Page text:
INTERVIEW: Gail Simone Guides 'Blockbuster Update' of Red Sonja, Vampirella and Dejah Thoris
|CBR’s coverage of Comic-Con International 2010 is brought to you by Star Wars Celebration 5 and the following sponsors:|
The panel Friday night at Comic-Con International for BBC America’s “Being Human” began as all good panels should, with the wave.
“Do the wave!” actor Russell Tovey yelled to the audience, sending arms undulating across the packed ballroom.
Tovey, who plays the werewolf George, was joined by co-stars Aidan Turner (the vampire Mitchell) and Lenora Crichlow (the ghost Annie). Together, they’re roommates who struggle to maintain normal lives, despite their supernatural natures. Also on the panel were co-star Sinead Keenan (Nina), series creator Toby Whithouse, and moderator Mary McNamara, a Los Angeles Times television critic and “Being Human” fan.
“When I got this I thought it was another vampire/werewolf show … but this is the best one!” McNamara said.
The cast was as excited as the fans, and spent their stage time teasing each other. At one point, Turner stole the microphone from Crichlow, who mimed talking until he gave it back. “Don’t electrocute the artist!” she said as all the actors swapped microphones and the crowd laughed.
McNamara asked the actors how they reconcile the supernatural and realistic elements of the show.
“You can’t play the supernatural,” Turner said. “Mitch being an addict is enough to know.”
“The charm of the show is it isn’t a vampire/werewolf show,” McNamara said, “it’s a human show.”
Whithouse agreed, revealing that the series began as a sitcom pilot about three flatmates, each with a neurosis: Mitchell was a recovering sex addict, Annie was agoraphobic and George compartmentalized all of his life. While rewriting, Whithouse introduced the idea that George turns into a werewolf. The show embraced the supernatural bent, though characters remained its focus.
“The bedrock of the show is character,” he said. “We always started from the standpoint of character, and the supernatural problems stem from that.”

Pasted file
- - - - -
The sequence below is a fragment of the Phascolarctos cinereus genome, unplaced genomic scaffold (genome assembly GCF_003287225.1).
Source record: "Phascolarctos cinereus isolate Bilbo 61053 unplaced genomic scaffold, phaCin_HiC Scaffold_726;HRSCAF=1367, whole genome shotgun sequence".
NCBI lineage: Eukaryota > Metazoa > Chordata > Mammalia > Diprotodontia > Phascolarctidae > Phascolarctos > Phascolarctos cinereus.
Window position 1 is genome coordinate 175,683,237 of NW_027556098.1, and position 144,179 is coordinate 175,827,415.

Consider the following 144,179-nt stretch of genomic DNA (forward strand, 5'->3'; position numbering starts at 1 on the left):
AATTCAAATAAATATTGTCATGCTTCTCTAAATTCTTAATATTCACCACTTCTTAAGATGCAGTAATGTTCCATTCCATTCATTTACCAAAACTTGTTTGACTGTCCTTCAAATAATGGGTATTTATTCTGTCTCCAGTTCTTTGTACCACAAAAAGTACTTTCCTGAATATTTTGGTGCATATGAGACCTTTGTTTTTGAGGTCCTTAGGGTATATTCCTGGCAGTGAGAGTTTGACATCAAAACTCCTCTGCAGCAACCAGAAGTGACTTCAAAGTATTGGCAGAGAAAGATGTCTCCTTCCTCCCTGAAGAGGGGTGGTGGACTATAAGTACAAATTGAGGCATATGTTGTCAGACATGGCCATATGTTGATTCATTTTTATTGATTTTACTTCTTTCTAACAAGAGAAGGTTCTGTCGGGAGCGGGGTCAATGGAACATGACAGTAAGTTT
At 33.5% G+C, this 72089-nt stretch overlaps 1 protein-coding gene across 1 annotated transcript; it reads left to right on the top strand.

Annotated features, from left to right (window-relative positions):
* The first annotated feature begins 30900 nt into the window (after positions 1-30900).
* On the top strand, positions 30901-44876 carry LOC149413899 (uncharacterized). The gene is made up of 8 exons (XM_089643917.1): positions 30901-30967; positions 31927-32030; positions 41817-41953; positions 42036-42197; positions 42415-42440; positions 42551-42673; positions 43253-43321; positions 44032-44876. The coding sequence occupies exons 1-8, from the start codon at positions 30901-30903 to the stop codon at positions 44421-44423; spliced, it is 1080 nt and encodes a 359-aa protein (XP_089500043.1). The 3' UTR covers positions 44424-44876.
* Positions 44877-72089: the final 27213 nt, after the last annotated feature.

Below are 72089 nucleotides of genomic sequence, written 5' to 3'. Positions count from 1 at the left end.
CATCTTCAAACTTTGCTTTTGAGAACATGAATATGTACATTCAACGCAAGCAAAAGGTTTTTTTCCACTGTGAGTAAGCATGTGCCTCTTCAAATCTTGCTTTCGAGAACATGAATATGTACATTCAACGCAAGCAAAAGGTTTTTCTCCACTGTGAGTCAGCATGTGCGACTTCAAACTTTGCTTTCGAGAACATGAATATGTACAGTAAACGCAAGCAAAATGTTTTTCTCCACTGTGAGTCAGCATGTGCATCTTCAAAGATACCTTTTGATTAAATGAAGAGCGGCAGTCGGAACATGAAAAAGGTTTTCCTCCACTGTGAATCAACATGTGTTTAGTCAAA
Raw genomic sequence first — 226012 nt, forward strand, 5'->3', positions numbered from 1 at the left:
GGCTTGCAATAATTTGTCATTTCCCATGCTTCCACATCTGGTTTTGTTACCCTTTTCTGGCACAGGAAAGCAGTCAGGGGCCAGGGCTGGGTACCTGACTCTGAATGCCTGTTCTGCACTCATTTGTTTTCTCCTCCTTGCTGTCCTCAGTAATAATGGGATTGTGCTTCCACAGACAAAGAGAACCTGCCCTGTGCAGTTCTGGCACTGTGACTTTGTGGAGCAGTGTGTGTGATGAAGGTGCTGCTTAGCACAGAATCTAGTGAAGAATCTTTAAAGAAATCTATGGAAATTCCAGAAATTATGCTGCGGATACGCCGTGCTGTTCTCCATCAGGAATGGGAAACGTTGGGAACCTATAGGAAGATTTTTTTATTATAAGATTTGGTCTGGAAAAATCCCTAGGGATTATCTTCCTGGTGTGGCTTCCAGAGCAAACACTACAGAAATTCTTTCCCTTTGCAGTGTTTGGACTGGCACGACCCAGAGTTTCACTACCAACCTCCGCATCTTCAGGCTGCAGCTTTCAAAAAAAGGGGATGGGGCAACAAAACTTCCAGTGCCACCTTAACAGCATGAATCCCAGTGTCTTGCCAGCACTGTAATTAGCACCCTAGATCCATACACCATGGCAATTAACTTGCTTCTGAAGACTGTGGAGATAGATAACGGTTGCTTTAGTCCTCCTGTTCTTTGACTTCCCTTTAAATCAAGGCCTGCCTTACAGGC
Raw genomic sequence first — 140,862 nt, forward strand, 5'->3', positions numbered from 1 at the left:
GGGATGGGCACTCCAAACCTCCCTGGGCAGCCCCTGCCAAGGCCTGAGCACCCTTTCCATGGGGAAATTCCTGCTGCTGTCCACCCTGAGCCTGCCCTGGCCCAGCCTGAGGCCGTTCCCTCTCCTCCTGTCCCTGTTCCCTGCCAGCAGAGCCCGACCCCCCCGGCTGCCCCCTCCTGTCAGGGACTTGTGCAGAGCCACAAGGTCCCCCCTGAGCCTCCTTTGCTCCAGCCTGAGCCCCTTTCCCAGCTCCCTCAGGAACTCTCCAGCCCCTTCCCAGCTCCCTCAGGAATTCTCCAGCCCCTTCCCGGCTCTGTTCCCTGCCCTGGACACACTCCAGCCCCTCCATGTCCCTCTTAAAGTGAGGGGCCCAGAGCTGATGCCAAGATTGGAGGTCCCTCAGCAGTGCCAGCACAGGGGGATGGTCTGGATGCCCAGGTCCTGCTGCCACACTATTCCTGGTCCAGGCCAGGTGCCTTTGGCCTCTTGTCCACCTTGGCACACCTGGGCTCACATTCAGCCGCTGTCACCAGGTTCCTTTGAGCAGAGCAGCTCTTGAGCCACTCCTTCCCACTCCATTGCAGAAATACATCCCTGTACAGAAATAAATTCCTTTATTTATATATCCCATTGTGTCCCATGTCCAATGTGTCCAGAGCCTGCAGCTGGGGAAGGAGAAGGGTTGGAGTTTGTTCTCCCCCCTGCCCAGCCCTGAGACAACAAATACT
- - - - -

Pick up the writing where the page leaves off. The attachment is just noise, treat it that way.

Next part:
The actors agreed, praising the show’s writing. “The scripts do the work for us,” Tovey said.
“You get on set, you learn your lines, you do your thing,” Keenan added. “It’s a joy to do.”
McNamara then played a clip from the season two premiere, which airs at tonight at 10 EST/PST on BBC America. In the video, George gets into a fight with girlfriend Nina (Keenan), unaware that he accidentally scratched her and turned her into a werewolf. The audience loved it, gasping when Nina discovers George has been cheating on her.
“Surely that’s an Emmy,” Tovey said.
When asked why the second season is more grim than the first, the panelists agreed it was a side effect of letting the characters grow up.
“The ambition was always to do as realistic a show as possible,” Whithouse said. “We never set out to tell supernatural stories. We try to tell human stories with a supernatural side.”
“They want a nice, normal, humdrum existence,” Keenan said. “Which is what they don’t get.”
A stampede to the microphone began the question-and answer-session. Fans were curious what the cast thought of the American remake of “Being Human,” now in production.
“Their George should be less attractive than me,” Tovey joked.
“Cuter nurse outfit,” said Keenan, speaking about giving her character a better wardrobe.
Another fan asked Whithouse what Nina’s neurosis was. “Nina’s choice of men is particularly good,” said a sarcastic Whithouse. The audience immediately gasped, with multiple shouts of “Oh, snap!”
Closing the panel was a teaser trailer for the full second season. Vampires, werewolves and ghosts flew across the screen as characters old and new appeared. Despite the fantastic creatures, it was clear the show still centered on the protagonists’ everyday struggles to be accepted.
“We’re all human,” Tovey said.
“Most of us,” Crichlow added.